ICT in primary education : a perspective study into the use and selection procedures of software designed to support the development of basic literacy skills for able and less able pupils (KS1)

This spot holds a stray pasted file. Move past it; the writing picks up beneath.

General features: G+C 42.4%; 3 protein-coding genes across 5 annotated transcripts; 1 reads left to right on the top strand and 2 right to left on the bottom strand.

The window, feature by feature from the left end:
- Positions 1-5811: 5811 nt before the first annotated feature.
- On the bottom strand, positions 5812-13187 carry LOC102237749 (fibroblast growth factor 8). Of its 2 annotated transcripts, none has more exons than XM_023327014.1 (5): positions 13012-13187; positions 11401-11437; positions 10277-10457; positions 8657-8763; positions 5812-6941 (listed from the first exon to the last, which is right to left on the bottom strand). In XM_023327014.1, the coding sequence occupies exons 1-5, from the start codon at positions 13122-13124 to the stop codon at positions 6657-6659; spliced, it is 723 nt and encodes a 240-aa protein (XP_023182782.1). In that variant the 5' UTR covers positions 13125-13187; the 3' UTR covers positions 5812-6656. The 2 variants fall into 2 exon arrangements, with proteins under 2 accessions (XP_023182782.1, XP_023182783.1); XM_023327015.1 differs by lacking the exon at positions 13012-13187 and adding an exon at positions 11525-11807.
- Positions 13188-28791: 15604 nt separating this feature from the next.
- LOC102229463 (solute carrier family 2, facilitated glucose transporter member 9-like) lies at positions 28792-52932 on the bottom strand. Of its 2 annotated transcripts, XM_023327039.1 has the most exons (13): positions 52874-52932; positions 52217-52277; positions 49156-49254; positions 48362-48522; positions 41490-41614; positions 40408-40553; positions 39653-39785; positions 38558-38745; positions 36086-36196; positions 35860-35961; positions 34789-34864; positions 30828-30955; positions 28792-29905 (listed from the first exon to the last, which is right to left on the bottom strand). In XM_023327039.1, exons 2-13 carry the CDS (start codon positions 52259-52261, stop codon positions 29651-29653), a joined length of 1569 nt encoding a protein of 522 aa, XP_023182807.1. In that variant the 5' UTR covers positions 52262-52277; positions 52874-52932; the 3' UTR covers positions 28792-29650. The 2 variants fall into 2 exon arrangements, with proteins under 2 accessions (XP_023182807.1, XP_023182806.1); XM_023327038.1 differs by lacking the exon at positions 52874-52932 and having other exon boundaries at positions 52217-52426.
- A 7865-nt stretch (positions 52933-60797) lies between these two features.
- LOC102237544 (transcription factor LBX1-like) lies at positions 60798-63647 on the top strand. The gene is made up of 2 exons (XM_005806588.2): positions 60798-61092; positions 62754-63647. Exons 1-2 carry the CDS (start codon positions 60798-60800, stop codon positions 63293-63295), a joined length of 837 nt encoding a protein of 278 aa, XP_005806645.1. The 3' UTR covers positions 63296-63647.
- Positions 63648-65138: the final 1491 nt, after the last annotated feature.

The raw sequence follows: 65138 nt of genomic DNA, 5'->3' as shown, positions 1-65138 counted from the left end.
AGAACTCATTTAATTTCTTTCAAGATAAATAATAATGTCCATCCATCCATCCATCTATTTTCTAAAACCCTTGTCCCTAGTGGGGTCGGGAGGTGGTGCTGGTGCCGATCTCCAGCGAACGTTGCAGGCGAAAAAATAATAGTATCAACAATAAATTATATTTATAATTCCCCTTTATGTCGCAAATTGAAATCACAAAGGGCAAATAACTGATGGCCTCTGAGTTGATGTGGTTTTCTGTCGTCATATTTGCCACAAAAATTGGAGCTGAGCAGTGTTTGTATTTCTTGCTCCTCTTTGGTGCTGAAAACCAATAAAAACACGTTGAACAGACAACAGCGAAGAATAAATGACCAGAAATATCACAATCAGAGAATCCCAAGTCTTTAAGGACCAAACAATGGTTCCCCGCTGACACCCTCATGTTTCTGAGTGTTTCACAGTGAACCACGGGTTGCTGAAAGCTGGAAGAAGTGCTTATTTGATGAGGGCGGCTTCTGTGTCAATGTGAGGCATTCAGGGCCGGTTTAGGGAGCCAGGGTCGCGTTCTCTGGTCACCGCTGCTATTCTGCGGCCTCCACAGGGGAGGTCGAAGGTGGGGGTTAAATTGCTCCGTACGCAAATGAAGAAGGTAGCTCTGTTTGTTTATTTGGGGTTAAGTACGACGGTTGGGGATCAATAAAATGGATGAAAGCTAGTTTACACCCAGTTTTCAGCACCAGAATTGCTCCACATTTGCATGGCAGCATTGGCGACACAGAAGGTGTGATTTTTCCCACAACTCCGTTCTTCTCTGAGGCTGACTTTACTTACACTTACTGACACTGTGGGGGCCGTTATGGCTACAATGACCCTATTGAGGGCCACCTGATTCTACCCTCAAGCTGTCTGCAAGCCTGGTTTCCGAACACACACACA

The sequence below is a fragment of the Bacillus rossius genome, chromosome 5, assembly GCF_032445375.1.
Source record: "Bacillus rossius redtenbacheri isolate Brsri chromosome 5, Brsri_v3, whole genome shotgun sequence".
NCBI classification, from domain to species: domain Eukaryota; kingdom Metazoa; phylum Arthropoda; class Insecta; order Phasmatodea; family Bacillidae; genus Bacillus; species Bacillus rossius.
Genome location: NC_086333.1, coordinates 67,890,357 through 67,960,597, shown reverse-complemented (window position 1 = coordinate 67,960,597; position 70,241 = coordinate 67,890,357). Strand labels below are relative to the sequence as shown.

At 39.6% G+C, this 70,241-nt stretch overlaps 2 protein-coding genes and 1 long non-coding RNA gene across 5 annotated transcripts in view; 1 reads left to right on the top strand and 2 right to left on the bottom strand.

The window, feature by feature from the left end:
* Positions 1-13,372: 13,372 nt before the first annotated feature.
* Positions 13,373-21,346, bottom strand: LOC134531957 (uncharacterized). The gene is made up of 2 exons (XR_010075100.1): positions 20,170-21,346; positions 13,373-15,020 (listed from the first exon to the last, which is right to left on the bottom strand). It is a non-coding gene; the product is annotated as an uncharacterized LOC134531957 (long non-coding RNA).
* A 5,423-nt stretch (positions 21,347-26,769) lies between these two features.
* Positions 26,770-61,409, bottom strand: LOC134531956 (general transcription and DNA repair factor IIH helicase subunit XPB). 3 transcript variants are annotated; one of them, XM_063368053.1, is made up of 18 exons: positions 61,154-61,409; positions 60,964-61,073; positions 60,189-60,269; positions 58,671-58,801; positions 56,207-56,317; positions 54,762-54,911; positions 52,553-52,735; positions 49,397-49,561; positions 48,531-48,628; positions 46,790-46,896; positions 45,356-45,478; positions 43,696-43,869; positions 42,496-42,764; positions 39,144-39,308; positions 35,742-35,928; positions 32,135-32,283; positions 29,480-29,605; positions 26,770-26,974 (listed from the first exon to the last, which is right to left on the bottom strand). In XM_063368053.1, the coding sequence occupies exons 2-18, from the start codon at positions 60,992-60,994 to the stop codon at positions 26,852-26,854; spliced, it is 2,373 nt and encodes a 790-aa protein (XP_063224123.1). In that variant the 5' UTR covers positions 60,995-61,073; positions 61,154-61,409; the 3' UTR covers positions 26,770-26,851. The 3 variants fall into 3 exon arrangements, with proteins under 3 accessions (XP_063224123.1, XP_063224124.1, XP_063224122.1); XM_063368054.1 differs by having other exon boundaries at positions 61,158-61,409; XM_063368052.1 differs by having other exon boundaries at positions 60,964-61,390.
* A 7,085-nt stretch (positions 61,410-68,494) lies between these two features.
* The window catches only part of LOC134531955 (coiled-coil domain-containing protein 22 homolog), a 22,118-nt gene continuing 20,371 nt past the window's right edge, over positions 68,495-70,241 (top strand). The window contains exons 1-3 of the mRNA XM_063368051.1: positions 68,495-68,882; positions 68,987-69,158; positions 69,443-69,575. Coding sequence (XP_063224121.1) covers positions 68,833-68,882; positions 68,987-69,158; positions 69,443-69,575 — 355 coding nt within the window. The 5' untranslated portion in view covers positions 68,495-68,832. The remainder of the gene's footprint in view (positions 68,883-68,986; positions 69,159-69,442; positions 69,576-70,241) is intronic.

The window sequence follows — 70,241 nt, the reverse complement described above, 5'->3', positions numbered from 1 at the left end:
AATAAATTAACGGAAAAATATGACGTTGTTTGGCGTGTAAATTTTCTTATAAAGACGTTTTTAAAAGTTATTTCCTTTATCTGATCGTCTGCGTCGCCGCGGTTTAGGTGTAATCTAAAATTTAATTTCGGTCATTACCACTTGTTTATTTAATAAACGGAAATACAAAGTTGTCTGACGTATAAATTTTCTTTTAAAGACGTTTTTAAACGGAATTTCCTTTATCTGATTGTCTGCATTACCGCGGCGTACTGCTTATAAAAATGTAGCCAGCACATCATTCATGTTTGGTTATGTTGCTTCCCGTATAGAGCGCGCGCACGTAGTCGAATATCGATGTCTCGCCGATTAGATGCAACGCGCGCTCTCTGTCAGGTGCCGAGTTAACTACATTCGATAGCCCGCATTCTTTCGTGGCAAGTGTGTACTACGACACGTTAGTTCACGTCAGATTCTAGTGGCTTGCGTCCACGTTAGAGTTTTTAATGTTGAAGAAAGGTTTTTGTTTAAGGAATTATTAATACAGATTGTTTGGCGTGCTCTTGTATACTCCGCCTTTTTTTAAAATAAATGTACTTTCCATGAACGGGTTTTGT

The British government is heavily committed to successfully applying technology in primary education through a series of expensive initiatives stressing the importance of technology in teaching across the curriculum and the belief that technology can contribute to pupils' academic achievement. One would assume that educators use it regularly in their classrooms in the subject of basic literacy. One of the factors that may impede the use of technology in teaching is the good quality software. There are numerous software available but of poor quality. Unfortunately, no criteria are available for teachers to select computer packages. Pupils' contribution to designing software is highly recommended but their views have been ignored in relation to what elements should be included in computer packages. This study was set: a) To explore the use and selection procedure of initial literacy software in primary / nursery schools, and b) To explore young pupils (KS1) thoughts on using basic literacy software and on the technical features and instructional characteristics in such programs. This inquiry investigated the above aims involving the views of the three stakeholders - teachers, developers, and children. Namely, 112 primary school teachers, mostly mature in age and experience, of five LEAs in Southwest area of London, 98 KSI (62 Yrl and 36 Yr2), and 10 software companies. The constructivist paradigm by Cuba & Lincoln was employed to reach joint constructions by comparing and contrasting differences, but mostly to give weight to the perspectives of the less power - children - to "give voice". The study has found that young pupils do not have frequent access to such programs, and to computers in general, though schools are equipped with computers and literacy software. The ratio of computers to pupils is large, 1: 13. Schools opt for the ICT suite in order to secure equal access. Just over half of the teachers feel sufficiently trained in using ICT. The older in age and in teaching experience teachers feel less confident in using technology. Developers share the view that teachers' ICT skills are poor. Half of the available software does not undergo any testing before reaching classrooms since only half of developers evaluate their products, and equally half of teachers preview it, but both without pupils involved. Young in the profession teachers and teachers who feel sufficiently trained tend to preview software more than the rest of their colleagues. No criteria are used in order to select computer packages and teachers feel that they need more skills for that reason. The older in the teaching profession educators find more influential software that has been tried out with children. The criteria found in this study are the same as the ones provided by the literature and the ones used by few teachers. Pupils like to work on computers. They believe that computers contribute to their learning, and equally literacy games contribute to the development of pre-reading skills. They like to work in pairs and explain why. The views of pupils on the difficulties they encounter match the views of teachers and developers. Regarding the software elements the study has shown differences between the two age groups (Yrl and Yr2). Similarly, differences are found between the three stakeholders in relation to technical features in software. The study provides a list of recommendations for classroom teachers.